It was 7 PM, dinner was ready. “Do you mind if we don’t talk and just eat,” he asked. “No, of course. I’d prefer that actually,” I replied half absent while clearing the table. We ate in silence, the only sound you could hear was the noise of our chewing and the wind outside.
In this scenario, you might think that we had an argument or even a big fight that day. Reality is that we were both just very tired.
In our current productivity-obsessed society it’s becoming difficult to enjoy doing nothing. I’m talking about the art of doing absolutely nothing – not even checking your phone or reading a book. The art of sitting on the couch and being alone with only your thoughts. Or even spend time having no thoughts if you’re capable of that. Go to your “nothing box” as I’ve heard a few men say.
Maybe you find it scary to be alone with your thoughts. I personally try to be as busy as possible when I don’t want to deal with something that hurts to think about. You might do the same. But did you notice how much better you feel after you take the time to finally deal with it after all that postponing? Sometimes it might take days, even weeks, before you feel better, but you always do feel better in the end.
Maybe being alone with your thoughts is not scary for you, but you just don’t seem to be able to do nothing. You need to reply to one more email, one more message, check one more time Facebook, Twitter, Instagram. What if someone needs you and they’re trying to get in touch with you? Maybe check just one last time? But it’s never one last time. It usually never ends until it’s finally bedtime. We’re always connected because we can and technology makes it easy. While it has positives, it also has a few negatives.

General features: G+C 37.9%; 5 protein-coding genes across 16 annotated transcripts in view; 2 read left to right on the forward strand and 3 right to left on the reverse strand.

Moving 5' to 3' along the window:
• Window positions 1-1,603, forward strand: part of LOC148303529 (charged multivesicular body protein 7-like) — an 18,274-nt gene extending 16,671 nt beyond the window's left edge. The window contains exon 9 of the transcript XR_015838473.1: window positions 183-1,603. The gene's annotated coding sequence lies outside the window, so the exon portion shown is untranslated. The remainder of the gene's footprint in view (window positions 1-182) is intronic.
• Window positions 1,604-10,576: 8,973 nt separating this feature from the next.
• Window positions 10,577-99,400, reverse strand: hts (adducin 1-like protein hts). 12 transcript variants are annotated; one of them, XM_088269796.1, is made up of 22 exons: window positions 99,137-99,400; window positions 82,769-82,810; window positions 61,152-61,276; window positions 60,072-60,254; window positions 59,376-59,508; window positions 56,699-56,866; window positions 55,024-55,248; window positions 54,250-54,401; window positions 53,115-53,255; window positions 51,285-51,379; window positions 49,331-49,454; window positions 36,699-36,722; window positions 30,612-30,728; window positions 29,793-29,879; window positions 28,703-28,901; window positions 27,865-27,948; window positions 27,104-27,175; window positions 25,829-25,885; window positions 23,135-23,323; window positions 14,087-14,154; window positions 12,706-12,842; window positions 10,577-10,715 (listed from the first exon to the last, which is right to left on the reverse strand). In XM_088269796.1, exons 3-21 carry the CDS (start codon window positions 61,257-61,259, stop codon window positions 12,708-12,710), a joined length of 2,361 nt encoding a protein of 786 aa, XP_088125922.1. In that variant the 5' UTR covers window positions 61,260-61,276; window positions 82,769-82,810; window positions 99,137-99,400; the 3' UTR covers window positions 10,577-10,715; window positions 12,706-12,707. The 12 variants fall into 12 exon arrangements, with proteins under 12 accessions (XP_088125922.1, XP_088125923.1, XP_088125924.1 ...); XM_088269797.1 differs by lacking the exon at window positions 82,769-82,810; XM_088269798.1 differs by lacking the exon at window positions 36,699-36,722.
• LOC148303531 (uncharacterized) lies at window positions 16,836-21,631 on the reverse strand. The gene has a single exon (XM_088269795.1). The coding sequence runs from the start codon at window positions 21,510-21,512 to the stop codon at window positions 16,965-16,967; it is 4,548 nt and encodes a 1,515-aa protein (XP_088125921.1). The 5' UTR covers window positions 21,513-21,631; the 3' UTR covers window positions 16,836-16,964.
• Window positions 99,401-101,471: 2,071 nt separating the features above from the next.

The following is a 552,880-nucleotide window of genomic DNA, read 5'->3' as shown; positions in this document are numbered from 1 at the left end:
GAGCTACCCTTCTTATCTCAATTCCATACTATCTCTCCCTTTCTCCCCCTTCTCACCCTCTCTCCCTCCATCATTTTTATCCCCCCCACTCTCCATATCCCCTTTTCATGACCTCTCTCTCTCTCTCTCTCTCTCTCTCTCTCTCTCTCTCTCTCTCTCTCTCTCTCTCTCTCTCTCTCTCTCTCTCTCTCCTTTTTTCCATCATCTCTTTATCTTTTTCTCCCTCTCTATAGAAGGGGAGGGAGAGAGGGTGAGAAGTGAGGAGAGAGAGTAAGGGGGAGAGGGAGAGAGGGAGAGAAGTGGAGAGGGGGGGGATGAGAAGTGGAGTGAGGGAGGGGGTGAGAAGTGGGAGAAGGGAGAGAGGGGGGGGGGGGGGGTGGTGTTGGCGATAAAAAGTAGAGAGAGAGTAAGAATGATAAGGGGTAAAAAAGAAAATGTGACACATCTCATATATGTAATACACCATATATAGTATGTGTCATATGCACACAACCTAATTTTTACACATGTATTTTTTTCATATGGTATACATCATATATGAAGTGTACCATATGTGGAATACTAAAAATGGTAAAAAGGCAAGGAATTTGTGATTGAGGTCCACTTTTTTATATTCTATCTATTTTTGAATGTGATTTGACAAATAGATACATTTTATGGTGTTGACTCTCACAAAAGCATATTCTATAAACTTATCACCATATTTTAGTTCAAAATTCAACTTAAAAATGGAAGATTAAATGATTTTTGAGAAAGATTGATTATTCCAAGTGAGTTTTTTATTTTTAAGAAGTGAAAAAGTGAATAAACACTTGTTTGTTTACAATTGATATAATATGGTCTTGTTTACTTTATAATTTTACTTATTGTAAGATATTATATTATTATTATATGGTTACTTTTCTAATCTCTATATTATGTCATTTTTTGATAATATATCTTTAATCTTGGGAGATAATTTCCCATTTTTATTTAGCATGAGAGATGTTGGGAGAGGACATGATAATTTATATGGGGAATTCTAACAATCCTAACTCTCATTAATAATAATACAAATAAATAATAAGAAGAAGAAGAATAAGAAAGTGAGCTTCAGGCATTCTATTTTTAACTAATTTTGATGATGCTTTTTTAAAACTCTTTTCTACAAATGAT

Maybe it’s not about being scared of being alone with your thoughts nor about the inability to disconnect, but it’s about the inability of doing nothing because it makes you feel useless. As I mentioned before, we live in a productivity-obsessed society and doing nothing can be perceived as a waste of time.
There are a lot of maybe’s, a lot of uncertainties around what’s causing us to be restless and constantly busy. The only certainty is the result: not many of us are capable of being mindful. Not many of us are capable to focus only on one thing, to focus only on the Now and forget about the Past and the Future.
If you’re feeling tired most of your days because of your schedule, there are ways to train your body and mind. Instead of trying to simplify your entire life, start off with simplifying just one thing. For instance, you can try to single-task today: close all the tabs, put your phone away, and only focus on that one task. Or practice saying no: clear your schedule of just one commitment. If you can’t let go of your daily tasks and commitments, you can try to be truly present with your friend/mom/significant other: put away your phone, try to focus on what they’re saying instead of drifting away with your thoughts, and just be with them.
Taking time to do nothing is often such a low priority that we don’t rest until we’ve burned out completely. Do you take time to just be?